Kyle Akerman of Akerman Analytics broke down the basics of using Google Analytics to answer key business questions. Attendees watched intently as Kyle revealed how to easily navigate the platform to quickly find the data they need and offered tips and tricks along the way.
He started the presentation by addressing the elephant in the room: There’s no shortage of data in the world of Google Analytics, which can confuse and overwhelm even the savviest marketers.
Despite these barriers, Kyle explained that Google Analytics is a must-have tool for marketers. It can answer the five following questions about how your website, marketing, and content is performing:
- WHO is visiting my site?
- WHAT are they doing?
- WHERE did they come from?
- WHEN do they visit my site?
- HOW well are things working?
And it doesn’t have to be difficult or time-consuming. For starters, Kyle broke down the basics of what Google Analytics does.
Type of Data Collected and What’s Measured
Google Analytics collects anonymous, aggregated data, which lacks personally identifiable info or PII. Specifically, it measures traffic sources, devices, location, pages viewed, sessions (visits), revenue, and visitor movement from page to page by default. Other measurements require additional setup to begin gathering, like file downloads, video interactions, button clicks, live chat interactions, goal conversations, visits from email, campaign visits, or site search interactions.
Kyle noted that it’s important to set at least 1 goal for your site in Google analytics. Goals allow you to track specific user interactions on your site. When a user performs a particular action that you’ve identified as a goal, Google records that as a conversion. There are four types of goals:
- Destination (ex: thanks.html)
- Duration (ex: 5 minutes or more)
- Pages/Screens per Session (ex: 3 pages)
- Event (ex: played a video)
How to Navigate Google Analytics
Kyle then outlined a process for pinpointing the precise information you’re looking for.
- Start with Questions
With your goals already set, it’s time to get to the details. Kyle emphasized that asking specific questions regarding your audience segments is critical to reducing the complexity of Google Analytics – and the stress. Come up with a list of at least 3 to 5 questions. What do you want to know, and who do you want to know them about? The more detailed, the better.
- Learn the ABCs of Google Analytics
Kyle revealed that there are three main reports you should be concerned with, also known as “ABC Reports”:
- Acquisition, or Where did they come from?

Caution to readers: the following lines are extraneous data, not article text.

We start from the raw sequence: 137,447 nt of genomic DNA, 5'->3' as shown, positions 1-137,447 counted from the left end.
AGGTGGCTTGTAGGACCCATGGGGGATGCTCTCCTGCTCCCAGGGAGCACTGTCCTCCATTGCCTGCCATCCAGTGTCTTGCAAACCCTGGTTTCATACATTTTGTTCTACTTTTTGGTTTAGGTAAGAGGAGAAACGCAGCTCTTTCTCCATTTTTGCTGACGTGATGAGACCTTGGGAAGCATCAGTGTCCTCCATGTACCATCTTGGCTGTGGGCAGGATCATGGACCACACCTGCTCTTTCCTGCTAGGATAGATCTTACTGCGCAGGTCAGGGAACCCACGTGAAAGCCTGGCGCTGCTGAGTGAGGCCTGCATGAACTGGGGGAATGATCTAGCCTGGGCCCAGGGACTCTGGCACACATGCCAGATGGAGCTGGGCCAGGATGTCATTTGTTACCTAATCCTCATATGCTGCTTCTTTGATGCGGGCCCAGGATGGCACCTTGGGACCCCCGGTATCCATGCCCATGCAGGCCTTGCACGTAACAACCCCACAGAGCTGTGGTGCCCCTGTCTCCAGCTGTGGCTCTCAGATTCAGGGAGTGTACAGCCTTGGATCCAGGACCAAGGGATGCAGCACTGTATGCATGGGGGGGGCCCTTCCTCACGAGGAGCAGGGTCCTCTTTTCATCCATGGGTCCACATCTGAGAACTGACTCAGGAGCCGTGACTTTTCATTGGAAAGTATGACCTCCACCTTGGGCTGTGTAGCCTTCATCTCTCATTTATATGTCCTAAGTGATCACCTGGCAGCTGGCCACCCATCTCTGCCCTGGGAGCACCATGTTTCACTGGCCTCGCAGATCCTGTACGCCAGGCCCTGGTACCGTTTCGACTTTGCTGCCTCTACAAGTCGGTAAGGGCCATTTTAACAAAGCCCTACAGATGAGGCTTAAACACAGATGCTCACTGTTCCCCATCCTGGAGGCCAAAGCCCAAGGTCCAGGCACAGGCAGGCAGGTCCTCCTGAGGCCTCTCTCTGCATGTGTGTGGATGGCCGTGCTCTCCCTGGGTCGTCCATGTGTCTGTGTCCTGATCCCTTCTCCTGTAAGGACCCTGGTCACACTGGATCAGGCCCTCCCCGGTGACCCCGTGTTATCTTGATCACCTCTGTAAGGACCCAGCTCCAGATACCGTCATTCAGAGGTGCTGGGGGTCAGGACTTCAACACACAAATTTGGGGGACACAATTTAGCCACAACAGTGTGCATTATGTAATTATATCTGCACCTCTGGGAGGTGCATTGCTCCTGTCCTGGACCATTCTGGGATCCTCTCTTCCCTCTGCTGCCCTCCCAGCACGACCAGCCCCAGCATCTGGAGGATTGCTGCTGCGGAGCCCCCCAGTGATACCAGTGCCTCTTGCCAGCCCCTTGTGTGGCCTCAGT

- Behavior, or What are they doing?
- Conversions, or How well are things working?
Within these three reports are hundreds of reports, but we can narrow the list down further. According to Kyle, marketers can quickly get the data they most need within five reports:
5 Reports Marketers Should Start With
- Acquisition > All Traffic > Channels
- Acquisition > All Traffic > Source/Medium
- Behavior > Site Content > All Pages
- Behavior > Site content > Landing Pages (the point where a visitor entered your website.)
- Conversions > Overview
- Use the 80/20 Principle and Map
Don’t get caught up in the details. Focus on only the most impactful data. To accomplish this, Kyle recommends applying the 80/20 principle: Assume that 80% of your outputs come from 20% of your inputs. For example, if you wanted to know which blog posts received the most organic traffic, you would only pay attention to the top 3 results that appear.
- Focus on Audience Segments that Matter Most to Your Business
Audience segments, Kyle explained, are subsets of larger groups of your audience. They have different expectations and come from different traffic sources.
Your website data is a catch-all mixture of visitor sources, visitor behavior, and desired outcomes. The only way to make sense of it and find meaningful insights is to separate that data into segments.
Which Audience Segments Can I Track?
By default, Google Analytics tracks segments like new or returning users, mobile traffic, paid traffic, organic traffic, and referral traffic. Other valuable segments you can create on your own to track are email traffic, blog consumers, campaign specific traffic, desktop traffic, and location specific segments, organized by city and state.
Google Analytics allows you to compare segments to one another for additional insight. For example, you may want to examine mobile traffic, desktop traffic, and tablet traffic. You can create a report comparing all 3 of these segments’ data, from behavior to conversions.
- Save Reports in One Location
To save time, Kyle suggested that users group their most important saved reports in one place. This way, they can easily locate reports, which becomes especially helpful when saved reports begin to add up.
- Export and Email
To keep tabs on your top reports, have them emailed to you and other colleagues automatically as frequently as you want. Kyle also suggested exporting data to spreadsheets for easy calculations.
In closing, Kyle provided one final piece of wisdom: Measure what matters most to you and take action based on your findings. Do more of what’s working, do less of what’s not working, and fix any surfacing problems.
See You Online for April’s Craft Marketing
Craft Marketing invites you to its next virtual event at 4 PM on April 27, 2021 where Andy Crestodina of Orbit Media will present “Data-Driven Empathy: 7 Hidden Sources of Your Visitors’ Hopes and Fears.”